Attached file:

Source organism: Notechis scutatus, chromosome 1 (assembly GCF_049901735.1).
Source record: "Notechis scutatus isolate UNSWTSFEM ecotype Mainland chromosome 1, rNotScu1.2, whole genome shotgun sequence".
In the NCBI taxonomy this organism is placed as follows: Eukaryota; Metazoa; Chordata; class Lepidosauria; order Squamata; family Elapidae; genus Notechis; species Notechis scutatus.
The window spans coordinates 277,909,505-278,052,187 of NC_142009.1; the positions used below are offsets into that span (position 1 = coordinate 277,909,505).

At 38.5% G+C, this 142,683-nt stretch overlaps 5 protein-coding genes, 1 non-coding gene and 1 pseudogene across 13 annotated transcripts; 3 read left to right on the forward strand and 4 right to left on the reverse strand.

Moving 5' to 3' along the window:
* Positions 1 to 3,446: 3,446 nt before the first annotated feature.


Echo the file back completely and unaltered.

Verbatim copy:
Source organism: Notechis scutatus, chromosome 1 (assembly GCF_049901735.1).
Source record: "Notechis scutatus isolate UNSWTSFEM ecotype Mainland chromosome 1, rNotScu1.2, whole genome shotgun sequence".
In the NCBI taxonomy this organism is placed as follows: Eukaryota; Metazoa; Chordata; class Lepidosauria; order Squamata; family Elapidae; genus Notechis; species Notechis scutatus.
The window spans coordinates 277,909,505-278,052,187 of NC_142009.1; the positions used below are offsets into that span (position 1 = coordinate 277,909,505).

At 38.5% G+C, this 142,683-nt stretch overlaps 5 protein-coding genes, 1 non-coding gene and 1 pseudogene across 13 annotated transcripts; 3 read left to right on the forward strand and 4 right to left on the reverse strand.

Moving 5' to 3' along the window:
* Positions 1 to 3,446: 3,446 nt before the first annotated feature.